These Deepfake Voices Can Help Trans Gamers
Fred, a trans man, clicked his mouse, and his tenorful tones suddenly sank deeper. He’d switched on voice-changing algorithms that provided what sounded like an instant vocal cord transplant. “This one is ‘Seth,’” he said, of a persona he was testing on a Zoom call with a reporter. Then, he switched to speak as “Joe,” whose voice was more nasal and upbeat.
Fred’s friend Jane, a trans woman also testing the prototype software, chuckled and showcased some artificial voices she liked for their feminine sound. “This one is ‘Courtney’”—bright and upbeat. “Here’s ‘Maya’”—higher pitched, sometimes by too much. “This is ‘Alicia,’ the one I find has the most vocal variance,” she concluded more mellowly. The glitches were slight enough to prompt the fleeting thought that the pair may not have joined the call with their “real” voices to begin with.
Fred and Jane are early testers of technology from startup Modulate that could add new fun, protections, and complications to online socializing. WIRED is not using their real names to protect their privacy; trans people are often targeted by online harassment. The software is the latest example of the tricky potential of artificial intelligence technology that can synthesize real-seeming video or audio, sometimes termed deepfakes.
Modulate’s cofounders Mike Pappas and Carter Huffman initially thought the technology they term “voice skins” could make gaming more fun by letting players take on characters’ voices. As the pair pitched studios and recruited early testers, they also heard a chorus of interest in using voice skins as a privacy shield. More than 100 people asked if the technology could ease the dysphoria caused by a mismatch between their voice and gender identities.
“We realized many people don’t feel they can participate in online communities because their voice puts them at greater risk,” Pappas, Modulate’s CEO, says. The company is now working with game companies to provide voice skins in ways that offer both fun and privacy options, while also pledging to prevent them becoming a tool of fraud or harassment themselves.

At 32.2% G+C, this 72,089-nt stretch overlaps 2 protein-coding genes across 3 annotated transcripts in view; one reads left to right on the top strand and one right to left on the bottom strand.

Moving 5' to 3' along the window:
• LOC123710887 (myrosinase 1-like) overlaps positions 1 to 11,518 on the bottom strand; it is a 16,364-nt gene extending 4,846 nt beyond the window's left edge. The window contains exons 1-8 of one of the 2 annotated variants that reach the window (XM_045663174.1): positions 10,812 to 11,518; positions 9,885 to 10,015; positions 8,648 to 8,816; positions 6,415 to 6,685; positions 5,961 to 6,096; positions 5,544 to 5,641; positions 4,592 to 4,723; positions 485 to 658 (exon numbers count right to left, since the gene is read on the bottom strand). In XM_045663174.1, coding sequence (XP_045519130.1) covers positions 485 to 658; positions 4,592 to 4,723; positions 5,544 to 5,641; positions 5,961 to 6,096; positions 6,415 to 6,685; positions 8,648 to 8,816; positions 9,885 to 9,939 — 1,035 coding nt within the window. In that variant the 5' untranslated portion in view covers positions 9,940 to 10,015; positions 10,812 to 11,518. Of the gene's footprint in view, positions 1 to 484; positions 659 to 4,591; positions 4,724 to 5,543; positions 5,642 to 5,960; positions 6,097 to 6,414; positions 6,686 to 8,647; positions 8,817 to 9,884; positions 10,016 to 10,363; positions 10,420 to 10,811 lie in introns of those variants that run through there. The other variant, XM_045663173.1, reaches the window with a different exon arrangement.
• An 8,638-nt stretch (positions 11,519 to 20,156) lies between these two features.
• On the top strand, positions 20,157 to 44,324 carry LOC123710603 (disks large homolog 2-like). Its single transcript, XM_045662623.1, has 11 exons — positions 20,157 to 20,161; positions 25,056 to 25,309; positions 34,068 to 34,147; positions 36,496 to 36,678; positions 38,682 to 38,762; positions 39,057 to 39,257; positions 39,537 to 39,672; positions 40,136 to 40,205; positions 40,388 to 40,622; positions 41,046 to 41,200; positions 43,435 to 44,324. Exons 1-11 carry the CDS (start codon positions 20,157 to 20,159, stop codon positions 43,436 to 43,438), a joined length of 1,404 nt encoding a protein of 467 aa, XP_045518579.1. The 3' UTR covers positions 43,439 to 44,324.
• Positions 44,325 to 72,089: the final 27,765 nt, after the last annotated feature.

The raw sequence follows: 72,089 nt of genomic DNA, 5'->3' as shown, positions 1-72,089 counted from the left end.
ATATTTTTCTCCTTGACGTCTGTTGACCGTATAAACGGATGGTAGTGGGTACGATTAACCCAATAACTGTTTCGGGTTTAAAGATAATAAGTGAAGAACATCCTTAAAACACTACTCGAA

Games such as Fortnite and social apps like Discord have made it common to join voice chats with strangers on the internet. As with the early days of texting via the internet, the voice boom has unlocked both new delights and horrors.
The Anti-Defamation League found last year that almost half of gamers had experienced harassment via voice chat while playing, more than via text. A sexist streak in gaming culture causes women and LGBTQ people to be singled out for special abuse. When Riot Games launched team-based shooter Valorant in 2020, executive producer Anna Donlon said she was stunned to see a culture of sexist harassment quickly spring up. “I do not use voice chat if I’m going in alone,” she told WIRED.
Modulate’s technology is not yet widely available, but Pappas says he is in talks with game companies interested in deploying it. One possible approach is to create modes within a game or community where everyone is assigned a voice skin to match their character, whether a gruff troll or knight in armor; alternatively, voices could be assigned randomly.
In June two of Modulate’s voices launched inside a preview of an app called Animaze, which transforms a user into a digital avatar in livestreams or video calls. The developer, Holotech Studios, markets the voices as both a privacy feature and way to “morph your voice to better fit a character with different age, gender, or body type than your own.” Modulate also offers game companies software that automatically notifies moderators of signs of abuse in voice chats.